From security and safety concerns to company staff being recalled as military reservists, the conflict may have compounding effects on Israel’s medtech supply chain.

Katie Hobbins, Managing Editor

October 9, 2023

3 Min Read
Israel / Hamas conflict
Amir Levy / Stringer / Getty Images News via Getty Images

After wading through the supply chain woes of the COVID-19 pandemic and, more recently, the geopolitical uncertainty of the Russia/Ukraine war, Hamas’ devastating surprise attack on Israel now risks unnerving already ratted markets internationally, causing stock prices to fall, and already elevated interest rates to skyrocket.

The conflict started over the weekend as Iran-backed Hamas militants fired thousands of rockets at southern Israel in a surprise attack that overwhelmed the Iron Dome and caught Israel off guard. The rockets went as north as Tel Aviv. About 1,000 Hamas fighters also took part in the initial incursion, taking more than 130 hostages on foot, and killing hundreds. Israeli prime minister Benjamin Netanyahu has since officially declared war on Hamas as it continues to shell the Gaza Strip in retaliation.

To-date, reports state that more than 800 Israelis and some 500 Palestinians have been killed.

The tech industry as a whole has been the fastest growing sector in Israel over the last few decades, accounting for 14% of jobs and almost a fifth of gross domestic product.

More specifically, Israel has grown to become a successful medtech hub. This is, in part, due to government support opportunities, including financial support for R&D programs, including medical devices, by the Israel Innovation Authority. Additional grants, like the Magnet and Nofar programs are provided directly to startup programs. However, now the hub must contend with potential manufacturing disruptions amid attacks, short-term diverted resources if the conflict expands — like medtech company staff being recalled as military reservists — and the potential blockades of sea-focused shipping lanes.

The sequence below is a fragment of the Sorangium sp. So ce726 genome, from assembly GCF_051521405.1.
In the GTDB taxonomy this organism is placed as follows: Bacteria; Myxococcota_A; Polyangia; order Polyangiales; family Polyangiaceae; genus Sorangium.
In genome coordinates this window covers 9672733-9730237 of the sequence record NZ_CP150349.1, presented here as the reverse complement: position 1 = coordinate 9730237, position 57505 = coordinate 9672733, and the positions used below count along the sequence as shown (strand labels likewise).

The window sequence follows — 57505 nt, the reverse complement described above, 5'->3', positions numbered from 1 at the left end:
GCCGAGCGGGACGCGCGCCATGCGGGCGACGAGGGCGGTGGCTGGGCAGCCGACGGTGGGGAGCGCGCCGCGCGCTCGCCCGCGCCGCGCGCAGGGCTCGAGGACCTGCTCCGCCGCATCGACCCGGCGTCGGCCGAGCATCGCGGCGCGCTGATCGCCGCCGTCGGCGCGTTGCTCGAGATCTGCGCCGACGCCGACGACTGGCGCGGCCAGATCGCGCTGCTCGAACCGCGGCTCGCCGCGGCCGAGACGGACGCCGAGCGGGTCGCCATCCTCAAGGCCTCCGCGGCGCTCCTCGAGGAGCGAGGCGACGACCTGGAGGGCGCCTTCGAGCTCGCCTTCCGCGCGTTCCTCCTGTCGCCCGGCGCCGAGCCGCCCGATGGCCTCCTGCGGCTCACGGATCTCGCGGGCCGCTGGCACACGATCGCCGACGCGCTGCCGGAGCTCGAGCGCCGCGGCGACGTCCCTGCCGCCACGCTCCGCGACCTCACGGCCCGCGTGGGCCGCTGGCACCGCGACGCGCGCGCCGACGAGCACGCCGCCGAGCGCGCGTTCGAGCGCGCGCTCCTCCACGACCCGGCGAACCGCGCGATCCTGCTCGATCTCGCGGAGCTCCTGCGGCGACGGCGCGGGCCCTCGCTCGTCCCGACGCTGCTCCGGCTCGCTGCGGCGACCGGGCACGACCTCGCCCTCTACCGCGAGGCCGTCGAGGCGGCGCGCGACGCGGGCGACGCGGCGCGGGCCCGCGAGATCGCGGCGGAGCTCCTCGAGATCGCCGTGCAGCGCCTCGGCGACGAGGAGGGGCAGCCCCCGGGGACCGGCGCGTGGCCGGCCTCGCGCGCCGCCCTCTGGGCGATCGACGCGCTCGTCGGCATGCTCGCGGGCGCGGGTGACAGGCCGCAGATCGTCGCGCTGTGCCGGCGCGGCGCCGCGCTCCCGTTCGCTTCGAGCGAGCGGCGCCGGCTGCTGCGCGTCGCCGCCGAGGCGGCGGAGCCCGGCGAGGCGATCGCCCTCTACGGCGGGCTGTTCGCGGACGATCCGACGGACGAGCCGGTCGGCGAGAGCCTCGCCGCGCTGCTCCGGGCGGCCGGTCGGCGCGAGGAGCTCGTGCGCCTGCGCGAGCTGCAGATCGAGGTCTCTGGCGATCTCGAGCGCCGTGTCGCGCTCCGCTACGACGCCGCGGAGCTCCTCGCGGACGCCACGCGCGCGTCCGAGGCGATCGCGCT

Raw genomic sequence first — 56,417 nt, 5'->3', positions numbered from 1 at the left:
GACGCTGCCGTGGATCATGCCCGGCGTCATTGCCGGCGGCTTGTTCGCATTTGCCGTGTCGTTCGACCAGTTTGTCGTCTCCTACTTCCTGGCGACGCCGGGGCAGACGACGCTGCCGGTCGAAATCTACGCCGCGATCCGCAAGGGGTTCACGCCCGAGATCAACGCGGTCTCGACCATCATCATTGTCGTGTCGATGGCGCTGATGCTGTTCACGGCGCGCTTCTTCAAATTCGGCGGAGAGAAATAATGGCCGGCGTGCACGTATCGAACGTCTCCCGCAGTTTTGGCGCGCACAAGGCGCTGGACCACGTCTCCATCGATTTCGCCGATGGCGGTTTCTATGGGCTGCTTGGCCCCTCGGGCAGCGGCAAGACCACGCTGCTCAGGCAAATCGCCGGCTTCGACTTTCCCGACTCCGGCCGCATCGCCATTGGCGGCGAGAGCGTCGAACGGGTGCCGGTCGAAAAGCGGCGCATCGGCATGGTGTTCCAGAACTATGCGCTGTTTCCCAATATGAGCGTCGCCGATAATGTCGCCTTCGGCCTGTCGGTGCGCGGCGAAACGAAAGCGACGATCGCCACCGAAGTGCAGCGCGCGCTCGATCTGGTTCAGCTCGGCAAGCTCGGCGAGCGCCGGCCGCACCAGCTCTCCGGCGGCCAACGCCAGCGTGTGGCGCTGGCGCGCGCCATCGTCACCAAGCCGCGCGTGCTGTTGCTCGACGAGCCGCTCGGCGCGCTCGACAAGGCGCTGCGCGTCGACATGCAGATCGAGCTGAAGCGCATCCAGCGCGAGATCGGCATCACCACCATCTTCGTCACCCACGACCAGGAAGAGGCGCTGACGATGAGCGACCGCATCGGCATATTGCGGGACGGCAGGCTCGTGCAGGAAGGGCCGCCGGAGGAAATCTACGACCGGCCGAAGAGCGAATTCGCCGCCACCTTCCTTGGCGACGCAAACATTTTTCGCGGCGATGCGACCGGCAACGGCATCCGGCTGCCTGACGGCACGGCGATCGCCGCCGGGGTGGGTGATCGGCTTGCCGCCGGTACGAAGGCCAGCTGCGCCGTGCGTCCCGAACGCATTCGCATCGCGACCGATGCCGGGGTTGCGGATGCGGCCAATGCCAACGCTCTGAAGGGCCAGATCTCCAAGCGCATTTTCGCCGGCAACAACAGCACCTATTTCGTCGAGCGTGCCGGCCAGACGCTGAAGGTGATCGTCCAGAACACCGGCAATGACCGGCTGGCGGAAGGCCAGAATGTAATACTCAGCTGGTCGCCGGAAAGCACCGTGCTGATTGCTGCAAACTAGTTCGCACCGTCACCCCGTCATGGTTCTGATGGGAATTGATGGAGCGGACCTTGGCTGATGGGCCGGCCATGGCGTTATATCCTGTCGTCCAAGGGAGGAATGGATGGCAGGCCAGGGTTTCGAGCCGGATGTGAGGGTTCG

However, experts note that some of the larger global implications to the supply chain would depend on the duration and intensity of the conflict, as well as if it spreads to other parts of the region like Iran, Lebanon, and Saudi Arabia, plus major shipping lanes that run through chokepoints at the Strait of Hormuz, Bab-el-Mandeb, and Suez Canal.

As of right now, it seems that factories are sill operating, according to Israel’s Manufacturers’ Association. "All companies will continue to operate as much as possible despite the difficult emergency conditions, the rocket barrages and the resulting shortage of workers," said association president Ron Tomer. "Thanks to Israel's production independence... even in times of emergency, the residents of Israel will lack nothing."

Manufacturing isn’t the only way that medtech could face challenges, however, because the conflict also poses a risk of higher oil prices, impacting indirect imports, as well as higher transport costs for products, which would be passed on to the consumers. “While some price increases may be temporary, if the war persists or escalates, it could lead to more sustained disruptions in supply chains and higher costs, potentially impacting consumer prices in the long run,” said Niaz Asadullah, economics professor at Monash University, in an interview for The Sun Daily, focusing on the Malaysian market.

Within the medtech space, Israeli companies have received global attention for innovation. But will these companies be able to weather the incoming geopolitical storm?

About the Author(s)

Katie Hobbins

Managing Editor, MD+DI

Katie Hobbins is managing editor for MD+DI and joined the team in July 2022. She boasts multiple previous editorial roles in print and multimedia medical journalism, including dermatology, medical aesthetics, and pediatric medicine. She graduated from Cleveland State University in 2018 with a bachelor's degree in journalism and promotional communications. She enjoys yoga, hand embroidery, and anything DIY. You can reach her at [email protected].

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